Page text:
4) Dissent

Finally, individuals have an interest in privacy for their conversations so that they may dissent.  By "dissent," I do not necessarily mean the making of public statements.  Someone might be willing to post "the governor is a jerk for signing this bill" on a Facebook page shared only with friends, even though she would not say such a thing at a press conference.  Or, for someone more savvy about how easy it is for electronic communications to go viral, to say "the governor is a jerk for signing this bill" when talking on the telephone to a friend.  But knowing that the NSA or the FBI may be listening to our conversations will undoubtedly have a chilling effect on speech, especially dissenting speech.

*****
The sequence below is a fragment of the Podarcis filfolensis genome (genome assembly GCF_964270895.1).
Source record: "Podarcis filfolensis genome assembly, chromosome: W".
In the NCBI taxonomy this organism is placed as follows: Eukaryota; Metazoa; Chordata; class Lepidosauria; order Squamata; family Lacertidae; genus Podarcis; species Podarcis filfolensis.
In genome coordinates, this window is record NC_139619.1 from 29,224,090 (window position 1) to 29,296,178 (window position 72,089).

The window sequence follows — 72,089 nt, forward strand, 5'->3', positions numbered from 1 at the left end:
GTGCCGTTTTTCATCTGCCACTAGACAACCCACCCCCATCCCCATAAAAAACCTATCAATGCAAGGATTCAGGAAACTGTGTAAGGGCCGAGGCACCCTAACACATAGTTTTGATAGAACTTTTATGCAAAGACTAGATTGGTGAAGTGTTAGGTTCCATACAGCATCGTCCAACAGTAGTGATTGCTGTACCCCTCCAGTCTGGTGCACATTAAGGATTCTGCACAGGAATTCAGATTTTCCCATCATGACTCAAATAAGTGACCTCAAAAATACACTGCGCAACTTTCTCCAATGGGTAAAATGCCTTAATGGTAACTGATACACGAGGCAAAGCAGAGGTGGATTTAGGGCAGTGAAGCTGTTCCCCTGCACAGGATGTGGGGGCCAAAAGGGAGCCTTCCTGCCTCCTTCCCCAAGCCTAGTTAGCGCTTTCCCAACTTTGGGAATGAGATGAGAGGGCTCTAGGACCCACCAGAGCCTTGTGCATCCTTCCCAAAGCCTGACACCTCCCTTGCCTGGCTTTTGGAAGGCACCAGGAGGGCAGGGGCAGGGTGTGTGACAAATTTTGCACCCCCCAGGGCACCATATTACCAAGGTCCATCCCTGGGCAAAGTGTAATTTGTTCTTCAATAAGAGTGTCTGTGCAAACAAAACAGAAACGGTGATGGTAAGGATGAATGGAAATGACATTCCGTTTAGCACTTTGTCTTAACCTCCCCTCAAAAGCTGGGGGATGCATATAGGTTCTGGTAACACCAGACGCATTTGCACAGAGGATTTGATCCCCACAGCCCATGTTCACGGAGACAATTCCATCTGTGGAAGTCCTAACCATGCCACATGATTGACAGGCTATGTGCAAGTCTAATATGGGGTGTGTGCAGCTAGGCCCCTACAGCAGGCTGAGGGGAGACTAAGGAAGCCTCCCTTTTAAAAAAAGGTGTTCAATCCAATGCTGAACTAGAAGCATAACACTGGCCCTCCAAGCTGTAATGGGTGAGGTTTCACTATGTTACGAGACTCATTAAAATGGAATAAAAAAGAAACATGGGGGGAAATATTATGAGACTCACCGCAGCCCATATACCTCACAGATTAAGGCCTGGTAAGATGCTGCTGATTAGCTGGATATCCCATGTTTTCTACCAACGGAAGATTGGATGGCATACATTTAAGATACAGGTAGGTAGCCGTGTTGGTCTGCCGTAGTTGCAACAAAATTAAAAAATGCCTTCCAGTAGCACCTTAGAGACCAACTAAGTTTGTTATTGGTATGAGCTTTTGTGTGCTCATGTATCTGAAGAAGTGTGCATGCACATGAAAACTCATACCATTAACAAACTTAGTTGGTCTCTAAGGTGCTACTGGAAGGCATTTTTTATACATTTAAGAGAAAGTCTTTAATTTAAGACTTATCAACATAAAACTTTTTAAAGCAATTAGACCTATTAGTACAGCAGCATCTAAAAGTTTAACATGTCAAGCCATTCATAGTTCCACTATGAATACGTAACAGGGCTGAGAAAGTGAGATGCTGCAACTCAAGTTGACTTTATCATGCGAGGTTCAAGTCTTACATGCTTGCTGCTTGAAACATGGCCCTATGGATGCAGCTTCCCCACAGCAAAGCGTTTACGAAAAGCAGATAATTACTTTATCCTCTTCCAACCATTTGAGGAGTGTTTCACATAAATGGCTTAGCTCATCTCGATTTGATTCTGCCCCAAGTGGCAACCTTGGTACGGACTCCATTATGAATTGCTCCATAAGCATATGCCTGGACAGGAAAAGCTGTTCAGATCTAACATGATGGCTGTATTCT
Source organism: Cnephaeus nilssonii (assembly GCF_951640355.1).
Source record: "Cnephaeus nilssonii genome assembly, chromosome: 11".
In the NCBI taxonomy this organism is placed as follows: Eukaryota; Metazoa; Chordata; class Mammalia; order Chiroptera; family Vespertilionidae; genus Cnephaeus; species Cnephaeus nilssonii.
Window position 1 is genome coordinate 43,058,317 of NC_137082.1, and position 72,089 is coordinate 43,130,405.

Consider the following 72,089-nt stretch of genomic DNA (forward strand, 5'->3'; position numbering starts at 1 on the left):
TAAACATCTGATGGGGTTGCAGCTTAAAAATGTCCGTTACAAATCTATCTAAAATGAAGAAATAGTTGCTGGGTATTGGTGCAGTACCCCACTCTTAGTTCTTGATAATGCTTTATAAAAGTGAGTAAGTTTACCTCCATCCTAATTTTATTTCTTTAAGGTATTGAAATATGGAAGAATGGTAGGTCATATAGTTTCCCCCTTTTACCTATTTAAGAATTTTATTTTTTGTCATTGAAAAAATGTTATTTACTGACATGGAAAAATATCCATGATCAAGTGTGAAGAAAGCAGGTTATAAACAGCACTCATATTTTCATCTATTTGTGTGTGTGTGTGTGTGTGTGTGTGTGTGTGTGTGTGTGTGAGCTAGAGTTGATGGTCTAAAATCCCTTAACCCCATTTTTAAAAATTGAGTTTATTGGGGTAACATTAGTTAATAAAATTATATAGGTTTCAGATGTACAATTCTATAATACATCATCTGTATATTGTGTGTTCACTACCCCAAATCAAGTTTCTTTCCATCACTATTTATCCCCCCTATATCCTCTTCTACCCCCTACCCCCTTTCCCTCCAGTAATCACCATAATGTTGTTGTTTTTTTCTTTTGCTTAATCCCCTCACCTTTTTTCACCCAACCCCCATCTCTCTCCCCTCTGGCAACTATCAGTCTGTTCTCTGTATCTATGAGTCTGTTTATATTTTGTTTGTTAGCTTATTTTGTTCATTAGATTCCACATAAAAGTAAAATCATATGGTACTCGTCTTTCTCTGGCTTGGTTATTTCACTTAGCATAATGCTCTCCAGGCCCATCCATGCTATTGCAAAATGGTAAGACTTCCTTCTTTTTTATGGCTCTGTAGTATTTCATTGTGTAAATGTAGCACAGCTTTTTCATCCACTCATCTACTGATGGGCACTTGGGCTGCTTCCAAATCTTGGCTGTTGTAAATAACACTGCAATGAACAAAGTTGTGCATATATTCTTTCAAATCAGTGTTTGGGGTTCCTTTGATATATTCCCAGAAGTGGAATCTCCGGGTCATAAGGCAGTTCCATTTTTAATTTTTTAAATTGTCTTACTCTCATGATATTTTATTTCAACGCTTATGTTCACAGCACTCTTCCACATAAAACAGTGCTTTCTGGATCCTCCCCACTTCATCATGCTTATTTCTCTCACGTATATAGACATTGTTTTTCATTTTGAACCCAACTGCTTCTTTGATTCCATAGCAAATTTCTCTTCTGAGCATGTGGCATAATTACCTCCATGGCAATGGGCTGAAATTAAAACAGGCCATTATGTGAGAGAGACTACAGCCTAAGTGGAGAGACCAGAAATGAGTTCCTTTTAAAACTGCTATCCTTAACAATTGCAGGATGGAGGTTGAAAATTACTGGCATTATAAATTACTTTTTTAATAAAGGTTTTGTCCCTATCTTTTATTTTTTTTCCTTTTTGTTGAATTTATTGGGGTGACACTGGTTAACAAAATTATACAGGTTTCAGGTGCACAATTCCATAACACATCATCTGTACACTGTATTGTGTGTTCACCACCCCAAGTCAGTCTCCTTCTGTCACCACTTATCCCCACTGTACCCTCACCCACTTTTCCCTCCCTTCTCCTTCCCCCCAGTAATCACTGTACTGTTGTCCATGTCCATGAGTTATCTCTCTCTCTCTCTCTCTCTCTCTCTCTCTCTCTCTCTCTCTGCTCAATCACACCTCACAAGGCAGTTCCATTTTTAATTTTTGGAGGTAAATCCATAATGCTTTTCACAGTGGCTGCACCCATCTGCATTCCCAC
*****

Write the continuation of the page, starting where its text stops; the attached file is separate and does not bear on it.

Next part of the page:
There is a comparable concern with respect to the government but it cuts in both directions.  On the one hand, as noted above, a regime of too-much disclosure of internal deliberations can chill the openness and frankness of those internal deliberations.  But meanwhile, a regime in which leaking is punished severely will chill whistleblowing.  Even if one thinks, as I do, that the Mannings and Elsbergs of the world should not have carte blance to decide when they get to leak for the public interest, there is at least some place for whistleblowing.  As Steve Coll noted recently in The New Yorker, prior to the Obama Administration, one way that the government acknowledged this place was by laying off of the press: Elsberg was fair game, but not the NY Times and the Washington Post.  And (to move the issue to the day's news) not--one would have hoped--millions of people who happen to be customers of Apple, Facebook, Verizon, or Google.